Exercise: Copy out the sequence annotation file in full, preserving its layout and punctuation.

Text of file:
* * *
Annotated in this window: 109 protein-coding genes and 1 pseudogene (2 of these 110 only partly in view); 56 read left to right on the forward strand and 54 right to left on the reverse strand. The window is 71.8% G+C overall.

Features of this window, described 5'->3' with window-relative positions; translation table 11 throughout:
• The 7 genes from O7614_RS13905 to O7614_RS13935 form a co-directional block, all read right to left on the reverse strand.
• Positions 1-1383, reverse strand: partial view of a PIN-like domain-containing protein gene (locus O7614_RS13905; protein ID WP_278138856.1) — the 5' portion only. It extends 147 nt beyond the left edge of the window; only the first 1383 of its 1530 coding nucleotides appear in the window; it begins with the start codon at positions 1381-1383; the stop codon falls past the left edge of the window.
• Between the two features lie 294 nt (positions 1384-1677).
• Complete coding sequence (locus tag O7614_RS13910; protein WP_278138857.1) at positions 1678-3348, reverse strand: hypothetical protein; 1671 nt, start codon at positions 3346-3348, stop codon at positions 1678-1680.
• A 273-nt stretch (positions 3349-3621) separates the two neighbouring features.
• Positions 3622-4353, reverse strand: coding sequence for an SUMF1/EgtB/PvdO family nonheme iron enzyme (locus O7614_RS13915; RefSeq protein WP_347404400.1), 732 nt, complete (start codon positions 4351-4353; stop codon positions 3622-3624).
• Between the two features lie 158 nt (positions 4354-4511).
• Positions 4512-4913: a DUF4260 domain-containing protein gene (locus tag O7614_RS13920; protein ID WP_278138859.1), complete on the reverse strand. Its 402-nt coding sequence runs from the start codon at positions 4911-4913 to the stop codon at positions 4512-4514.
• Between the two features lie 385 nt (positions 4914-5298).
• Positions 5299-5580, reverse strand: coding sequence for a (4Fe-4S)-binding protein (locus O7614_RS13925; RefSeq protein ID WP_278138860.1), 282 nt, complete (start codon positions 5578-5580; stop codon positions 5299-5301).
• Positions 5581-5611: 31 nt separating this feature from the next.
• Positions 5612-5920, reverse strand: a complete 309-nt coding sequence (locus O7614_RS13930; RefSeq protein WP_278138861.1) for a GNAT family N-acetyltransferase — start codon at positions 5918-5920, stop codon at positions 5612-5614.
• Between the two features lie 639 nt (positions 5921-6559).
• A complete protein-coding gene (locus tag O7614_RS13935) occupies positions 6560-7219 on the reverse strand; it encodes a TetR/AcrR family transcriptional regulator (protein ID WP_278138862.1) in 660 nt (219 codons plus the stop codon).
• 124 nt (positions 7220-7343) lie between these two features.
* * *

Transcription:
Annotated in this window: 109 protein-coding genes and 1 pseudogene (2 of these 110 only partly in view); 56 read left to right on the forward strand and 54 right to left on the reverse strand. The window is 71.8% G+C overall.

Features of this window, described 5'->3' with window-relative positions; translation table 11 throughout:
• The 7 genes from O7614_RS13905 to O7614_RS13935 form a co-directional block, all read right to left on the reverse strand.
• Positions 1-1383, reverse strand: partial view of a PIN-like domain-containing protein gene (locus O7614_RS13905; protein ID WP_278138856.1) — the 5' portion only. It extends 147 nt beyond the left edge of the window; only the first 1383 of its 1530 coding nucleotides appear in the window; it begins with the start codon at positions 1381-1383; the stop codon falls past the left edge of the window.
• Between the two features lie 294 nt (positions 1384-1677).
• Complete coding sequence (locus tag O7614_RS13910; protein WP_278138857.1) at positions 1678-3348, reverse strand: hypothetical protein; 1671 nt, start codon at positions 3346-3348, stop codon at positions 1678-1680.
• A 273-nt stretch (positions 3349-3621) separates the two neighbouring features.
• Positions 3622-4353, reverse strand: coding sequence for an SUMF1/EgtB/PvdO family nonheme iron enzyme (locus O7614_RS13915; RefSeq protein WP_347404400.1), 732 nt, complete (start codon positions 4351-4353; stop codon positions 3622-3624).
• Between the two features lie 158 nt (positions 4354-4511).
• Positions 4512-4913: a DUF4260 domain-containing protein gene (locus tag O7614_RS13920; protein ID WP_278138859.1), complete on the reverse strand. Its 402-nt coding sequence runs from the start codon at positions 4911-4913 to the stop codon at positions 4512-4514.
• Between the two features lie 385 nt (positions 4914-5298).
• Positions 5299-5580, reverse strand: coding sequence for a (4Fe-4S)-binding protein (locus O7614_RS13925; RefSeq protein ID WP_278138860.1), 282 nt, complete (start codon positions 5578-5580; stop codon positions 5299-5301).
• Positions 5581-5611: 31 nt separating this feature from the next.
• Positions 5612-5920, reverse strand: a complete 309-nt coding sequence (locus O7614_RS13930; RefSeq protein WP_278138861.1) for a GNAT family N-acetyltransferase — start codon at positions 5918-5920, stop codon at positions 5612-5614.
• Between the two features lie 639 nt (positions 5921-6559).
• A complete protein-coding gene (locus tag O7614_RS13935) occupies positions 6560-7219 on the reverse strand; it encodes a TetR/AcrR family transcriptional regulator (protein ID WP_278138862.1) in 660 nt (219 codons plus the stop codon).
• 124 nt (positions 7220-7343) lie between these two features.